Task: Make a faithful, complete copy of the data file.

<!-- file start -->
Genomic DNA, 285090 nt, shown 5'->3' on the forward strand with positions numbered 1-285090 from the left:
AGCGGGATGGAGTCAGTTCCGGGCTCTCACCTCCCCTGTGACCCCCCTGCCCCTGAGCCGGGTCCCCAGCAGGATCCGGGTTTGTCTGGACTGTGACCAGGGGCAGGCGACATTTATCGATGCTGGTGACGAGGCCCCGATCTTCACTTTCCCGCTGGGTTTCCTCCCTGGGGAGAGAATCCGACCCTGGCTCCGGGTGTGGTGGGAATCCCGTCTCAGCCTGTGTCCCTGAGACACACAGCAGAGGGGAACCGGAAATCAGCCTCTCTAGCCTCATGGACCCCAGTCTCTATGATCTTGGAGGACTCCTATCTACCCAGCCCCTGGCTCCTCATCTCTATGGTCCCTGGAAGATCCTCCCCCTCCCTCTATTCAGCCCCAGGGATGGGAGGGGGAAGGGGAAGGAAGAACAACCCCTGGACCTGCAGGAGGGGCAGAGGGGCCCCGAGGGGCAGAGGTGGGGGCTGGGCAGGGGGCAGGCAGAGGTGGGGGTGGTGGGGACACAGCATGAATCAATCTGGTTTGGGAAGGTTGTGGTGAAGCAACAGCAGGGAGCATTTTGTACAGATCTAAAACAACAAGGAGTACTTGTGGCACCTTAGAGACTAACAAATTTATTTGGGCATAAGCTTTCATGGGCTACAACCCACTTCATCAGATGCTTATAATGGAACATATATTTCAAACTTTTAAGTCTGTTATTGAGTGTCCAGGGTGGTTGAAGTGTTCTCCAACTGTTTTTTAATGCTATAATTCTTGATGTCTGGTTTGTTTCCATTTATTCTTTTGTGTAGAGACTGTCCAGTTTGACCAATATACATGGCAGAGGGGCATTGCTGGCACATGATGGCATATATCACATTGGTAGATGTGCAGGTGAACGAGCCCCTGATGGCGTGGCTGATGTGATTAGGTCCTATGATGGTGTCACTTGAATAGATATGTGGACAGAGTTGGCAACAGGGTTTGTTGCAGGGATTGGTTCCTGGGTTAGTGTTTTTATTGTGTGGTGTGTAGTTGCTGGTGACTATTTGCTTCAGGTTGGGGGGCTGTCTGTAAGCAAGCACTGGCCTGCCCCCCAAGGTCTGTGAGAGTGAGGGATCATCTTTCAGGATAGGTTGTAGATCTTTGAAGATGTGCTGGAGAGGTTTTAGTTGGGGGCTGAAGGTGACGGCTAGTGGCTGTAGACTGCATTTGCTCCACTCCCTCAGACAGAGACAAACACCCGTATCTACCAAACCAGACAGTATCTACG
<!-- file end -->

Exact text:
Genomic DNA, 285090 nt, shown 5'->3' on the forward strand with positions numbered 1-285090 from the left:
AGCGGGATGGAGTCAGTTCCGGGCTCTCACCTCCCCTGTGACCCCCCTGCCCCTGAGCCGGGTCCCCAGCAGGATCCGGGTTTGTCTGGACTGTGACCAGGGGCAGGCGACATTTATCGATGCTGGTGACGAGGCCCCGATCTTCACTTTCCCGCTGGGTTTCCTCCCTGGGGAGAGAATCCGACCCTGGCTCCGGGTGTGGTGGGAATCCCGTCTCAGCCTGTGTCCCTGAGACACACAGCAGAGGGGAACCGGAAATCAGCCTCTCTAGCCTCATGGACCCCAGTCTCTATGATCTTGGAGGACTCCTATCTACCCAGCCCCTGGCTCCTCATCTCTATGGTCCCTGGAAGATCCTCCCCCTCCCTCTATTCAGCCCCAGGGATGGGAGGGGGAAGGGGAAGGAAGAACAACCCCTGGACCTGCAGGAGGGGCAGAGGGGCCCCGAGGGGCAGAGGTGGGGGCTGGGCAGGGGGCAGGCAGAGGTGGGGGTGGTGGGGACACAGCATGAATCAATCTGGTTTGGGAAGGTTGTGGTGAAGCAACAGCAGGGAGCATTTTGTACAGATCTAAAACAACAAGGAGTACTTGTGGCACCTTAGAGACTAACAAATTTATTTGGGCATAAGCTTTCATGGGCTACAACCCACTTCATCAGATGCTTATAATGGAACATATATTTCAAACTTTTAAGTCTGTTATTGAGTGTCCAGGGTGGTTGAAGTGTTCTCCAACTGTTTTTTAATGCTATAATTCTTGATGTCTGGTTTGTTTCCATTTATTCTTTTGTGTAGAGACTGTCCAGTTTGACCAATATACATGGCAGAGGGGCATTGCTGGCACATGATGGCATATATCACATTGGTAGATGTGCAGGTGAACGAGCCCCTGATGGCGTGGCTGATGTGATTAGGTCCTATGATGGTGTCACTTGAATAGATATGTGGACAGAGTTGGCAACAGGGTTTGTTGCAGGGATTGGTTCCTGGGTTAGTGTTTTTATTGTGTGGTGTGTAGTTGCTGGTGACTATTTGCTTCAGGTTGGGGGGCTGTCTGTAAGCAAGCACTGGCCTGCCCCCCAAGGTCTGTGAGAGTGAGGGATCATCTTTCAGGATAGGTTGTAGATCTTTGAAGATGTGCTGGAGAGGTTTTAGTTGGGGGCTGAAGGTGACGGCTAGTGGCTGTAGACTGCATTTGCTCCACTCCCTCAGACAGAGACAAACACCCGTATCTACCAAACCAGACAGTATCTACG